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by Hans H. Chen<br>Vault Staff Writer | March 10, 2009

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Finishing law school can lead to success for most graduates - the prestige of the J.D. degree, a high-paying job, interesting legal work - for a few others, the traditional three years of law school may not be enough. For these folks, an LL.M. degree might be in order.

Typically awarded after an extra year of legal study, the LL.M. degree generally comes in three varieties: those designed to serve graduates of foreign law schools who want to practice in the United States, those designed for American students who eventually wish to become law professors, and those designed for American students who want to specialize in complex legal areas.

Popular with foreign students

Of the three types of LL.M. programs, the one catering to foreign students is the most common. Because many law firms will not recruit students from foreign schools they've never heard of, an LL.M. from a well-known American school can be enormously helpful to foreign lawyers interested in working for a top American firm.

One graduate of a Canadian law school with an LL.M from New York University said the prestigious Manhattan firm that eventually hired him paid almost no attention to his LL.B. degree, the Canadian equivalent of a J.D.

"I did very well at that school, but it's meaningless to them," the lawyer said. "But they do know NYU, where I did my LL.M. When I interviewed, they didn't ask for my LL.B. transcript, or if they did, they didn't look at it. They only asked for my first term LL.M. grades."

The presence of foreign LL.M. students in a law school classroom can also benefit the American J.D. students sitting around them.

"It makes you a better lawyer in that it makes you open to new ideas," says one lawyer. "If you see a lot of different legal systems, and how they function, you can see how things don't necessary have to be here. Just knowing that helps you see more alternatives."

The addition of foreign LL.M. students also delights law schools, which gain from the diversity created by the presence of international students without having to set up specialized courses to attract them.

"It takes pretty low overhead to run an LL.M. program," says Mary Beth Busby, the director of admissions at the Northwestern University School of Law.

No guarantees in the legal market

Foreign students should beware, however - an LL.M doesn't automatically mean a job at a white shoe firm. While the holder of a foreign J.D. degree and an American LL.M. needs to do little more than pass the bar exam to practice in New York state, some jurisdictions are not quite so welcoming to foreign lawyers. The Washington, D.C. Bar Association, for example, only admits lawyers with J.D.s from American schools. ~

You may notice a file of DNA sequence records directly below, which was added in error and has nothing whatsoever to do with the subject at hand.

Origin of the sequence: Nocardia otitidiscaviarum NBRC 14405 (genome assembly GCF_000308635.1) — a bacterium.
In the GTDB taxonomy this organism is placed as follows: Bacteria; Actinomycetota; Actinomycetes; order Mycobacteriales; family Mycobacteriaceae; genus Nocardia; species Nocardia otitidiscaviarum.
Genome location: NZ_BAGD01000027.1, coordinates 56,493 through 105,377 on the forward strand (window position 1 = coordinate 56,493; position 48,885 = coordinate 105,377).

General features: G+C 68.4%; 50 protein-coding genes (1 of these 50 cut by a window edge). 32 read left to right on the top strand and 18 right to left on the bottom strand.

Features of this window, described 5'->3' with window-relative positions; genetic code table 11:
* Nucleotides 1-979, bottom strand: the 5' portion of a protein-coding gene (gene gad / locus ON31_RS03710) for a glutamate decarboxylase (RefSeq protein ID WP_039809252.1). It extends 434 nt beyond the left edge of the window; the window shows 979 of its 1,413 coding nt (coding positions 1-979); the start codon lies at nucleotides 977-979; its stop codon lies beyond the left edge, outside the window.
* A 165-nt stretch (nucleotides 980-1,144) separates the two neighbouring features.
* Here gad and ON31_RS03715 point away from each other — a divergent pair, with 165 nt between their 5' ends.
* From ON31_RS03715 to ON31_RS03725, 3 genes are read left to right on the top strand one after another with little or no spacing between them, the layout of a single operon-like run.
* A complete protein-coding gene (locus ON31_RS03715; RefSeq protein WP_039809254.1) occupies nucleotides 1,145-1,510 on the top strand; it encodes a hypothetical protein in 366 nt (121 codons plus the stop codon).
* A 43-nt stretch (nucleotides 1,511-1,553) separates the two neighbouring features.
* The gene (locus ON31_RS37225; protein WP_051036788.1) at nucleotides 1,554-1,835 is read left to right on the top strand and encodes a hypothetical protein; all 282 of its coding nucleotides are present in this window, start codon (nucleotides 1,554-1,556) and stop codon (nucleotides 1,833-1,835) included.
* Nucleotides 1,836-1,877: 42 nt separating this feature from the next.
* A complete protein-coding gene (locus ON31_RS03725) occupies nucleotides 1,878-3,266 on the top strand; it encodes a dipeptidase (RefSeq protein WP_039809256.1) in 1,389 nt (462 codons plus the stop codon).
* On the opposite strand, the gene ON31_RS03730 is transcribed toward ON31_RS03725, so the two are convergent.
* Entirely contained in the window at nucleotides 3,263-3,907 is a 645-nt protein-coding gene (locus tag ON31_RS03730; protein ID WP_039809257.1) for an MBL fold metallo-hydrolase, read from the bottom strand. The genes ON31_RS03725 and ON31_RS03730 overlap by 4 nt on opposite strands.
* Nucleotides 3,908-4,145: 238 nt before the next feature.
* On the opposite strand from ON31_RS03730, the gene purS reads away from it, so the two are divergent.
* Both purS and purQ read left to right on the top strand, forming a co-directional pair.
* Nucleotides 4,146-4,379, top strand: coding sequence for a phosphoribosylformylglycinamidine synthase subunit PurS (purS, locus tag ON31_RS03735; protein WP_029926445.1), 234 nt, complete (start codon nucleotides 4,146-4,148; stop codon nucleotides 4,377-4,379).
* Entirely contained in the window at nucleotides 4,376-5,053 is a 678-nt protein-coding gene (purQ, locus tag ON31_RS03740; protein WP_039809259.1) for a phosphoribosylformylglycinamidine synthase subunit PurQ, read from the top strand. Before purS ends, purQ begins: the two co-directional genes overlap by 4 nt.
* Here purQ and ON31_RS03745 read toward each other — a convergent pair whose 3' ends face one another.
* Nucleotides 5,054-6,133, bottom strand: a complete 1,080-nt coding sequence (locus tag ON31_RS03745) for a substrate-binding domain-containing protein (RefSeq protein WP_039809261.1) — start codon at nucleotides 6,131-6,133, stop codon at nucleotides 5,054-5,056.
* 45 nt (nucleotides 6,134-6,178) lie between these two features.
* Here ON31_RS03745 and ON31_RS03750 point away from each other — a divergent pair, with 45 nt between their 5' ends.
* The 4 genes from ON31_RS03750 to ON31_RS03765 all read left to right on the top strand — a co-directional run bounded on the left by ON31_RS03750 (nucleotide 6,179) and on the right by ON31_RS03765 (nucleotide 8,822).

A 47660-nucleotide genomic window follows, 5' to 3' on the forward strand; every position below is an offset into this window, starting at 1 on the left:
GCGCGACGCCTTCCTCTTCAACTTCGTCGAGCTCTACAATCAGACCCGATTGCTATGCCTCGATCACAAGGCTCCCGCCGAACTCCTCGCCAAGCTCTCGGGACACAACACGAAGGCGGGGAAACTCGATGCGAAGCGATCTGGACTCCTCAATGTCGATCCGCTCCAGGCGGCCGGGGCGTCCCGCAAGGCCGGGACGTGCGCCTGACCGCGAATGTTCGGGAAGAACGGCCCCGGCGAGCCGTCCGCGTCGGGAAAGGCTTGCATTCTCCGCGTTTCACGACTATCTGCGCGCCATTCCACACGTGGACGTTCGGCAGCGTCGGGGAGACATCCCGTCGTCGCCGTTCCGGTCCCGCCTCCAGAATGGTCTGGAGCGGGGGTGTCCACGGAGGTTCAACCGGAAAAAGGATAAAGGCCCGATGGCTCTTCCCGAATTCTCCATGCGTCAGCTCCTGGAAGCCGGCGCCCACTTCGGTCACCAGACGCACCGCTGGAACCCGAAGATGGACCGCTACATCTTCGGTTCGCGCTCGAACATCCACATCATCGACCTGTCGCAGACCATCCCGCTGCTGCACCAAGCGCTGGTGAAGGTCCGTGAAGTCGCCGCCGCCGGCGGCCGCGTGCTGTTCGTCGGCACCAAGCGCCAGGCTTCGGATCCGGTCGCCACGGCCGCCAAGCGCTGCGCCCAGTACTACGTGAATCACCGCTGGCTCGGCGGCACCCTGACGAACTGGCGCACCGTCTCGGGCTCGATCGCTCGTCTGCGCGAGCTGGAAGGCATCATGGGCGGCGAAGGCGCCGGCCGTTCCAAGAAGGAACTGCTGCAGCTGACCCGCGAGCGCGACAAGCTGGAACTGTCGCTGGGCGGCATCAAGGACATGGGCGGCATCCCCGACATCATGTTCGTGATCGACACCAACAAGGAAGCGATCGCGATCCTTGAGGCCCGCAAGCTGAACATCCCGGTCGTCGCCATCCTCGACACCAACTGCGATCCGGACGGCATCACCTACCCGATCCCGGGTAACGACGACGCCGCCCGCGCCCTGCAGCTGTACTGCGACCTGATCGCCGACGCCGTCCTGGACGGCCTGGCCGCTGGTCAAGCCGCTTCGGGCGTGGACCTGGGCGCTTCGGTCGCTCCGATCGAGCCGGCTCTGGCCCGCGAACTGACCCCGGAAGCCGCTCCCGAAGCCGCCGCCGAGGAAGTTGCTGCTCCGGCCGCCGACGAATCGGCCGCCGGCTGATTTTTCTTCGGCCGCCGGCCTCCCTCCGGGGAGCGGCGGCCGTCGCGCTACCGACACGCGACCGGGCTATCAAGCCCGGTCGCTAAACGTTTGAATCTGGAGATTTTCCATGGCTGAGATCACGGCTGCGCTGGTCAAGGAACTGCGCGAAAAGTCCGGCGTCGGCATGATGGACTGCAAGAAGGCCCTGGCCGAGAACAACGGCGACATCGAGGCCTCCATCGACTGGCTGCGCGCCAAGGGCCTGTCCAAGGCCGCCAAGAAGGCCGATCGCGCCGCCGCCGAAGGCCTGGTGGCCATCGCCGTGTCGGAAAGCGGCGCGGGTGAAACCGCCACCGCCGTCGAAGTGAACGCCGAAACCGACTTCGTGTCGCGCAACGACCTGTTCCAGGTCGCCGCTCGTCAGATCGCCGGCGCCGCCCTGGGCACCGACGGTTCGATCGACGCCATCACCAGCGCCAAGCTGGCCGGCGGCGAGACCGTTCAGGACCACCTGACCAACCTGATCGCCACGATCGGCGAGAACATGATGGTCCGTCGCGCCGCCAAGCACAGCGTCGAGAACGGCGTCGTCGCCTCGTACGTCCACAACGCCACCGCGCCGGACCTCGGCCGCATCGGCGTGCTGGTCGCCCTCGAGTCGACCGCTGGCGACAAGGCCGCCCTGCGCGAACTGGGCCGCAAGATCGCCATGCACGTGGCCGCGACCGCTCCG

"There aren't many opportunities for LL.M. students to work in the United States," said Denise McGarry, the director of graduate programs for the University of Pennsylvania Law School. "There are no guarantees in life, and there are no guarantees in the legal market."

So what's the key to finding a job in the United States as a foreign lawyer with an LL.M? Networking.

"It's common for students to do some networking before they come, or while they're here," McGarry said.

For future law-school professors, an LL.M. may be an expected first step towards the academic life.

"The Americans that we do see in our program are the ones that are looking into going into teaching," McGarry said. "It's definitely not a prerequisite, but most institutions do look for advanced degrees beyond the J.D."

Adds a lawyer with several LL.M degrees, "If you're going to teach nowadays, it's a good thing to have gone to a couple of different law schools in a couple of different countries."

Gaining expertise

Lastly, certain LL.M. programs attract lawyers looking to specialize in their field. New York University's law school has gained a fair amount of renown for its LL.M in tax.

"Of all the LL.M.s I can think of, you get the tax LL.M. at NYU and you're golden," said the lawyer with the Canadian law degree.

LL.M. students in complex and rapidly changing fields, such as taxation and intellectual property, benefit from specialized training. But the degree also makes it easier to find a job, Busby said, who added that Northwestern plans on launching an LL.M. tax program next fall.

"The degree makes them more marketable to employers," Busby said, "especially in this tight job market."

But lawyers considering an LL.M. may first have to make a financial reality check. Governments or outside groups may fund the tuition of a few students, but American firms rarely pay for their lawyers to take specialized LL.M. classes. As a result, LL.M. students frequently come to class with a variety of motives.

"There are a lot of people who are billionaire Eurobrats, who never go to class, and people on scholarship who have a long-term academic or career interest," said a lawyer with an LL.M.

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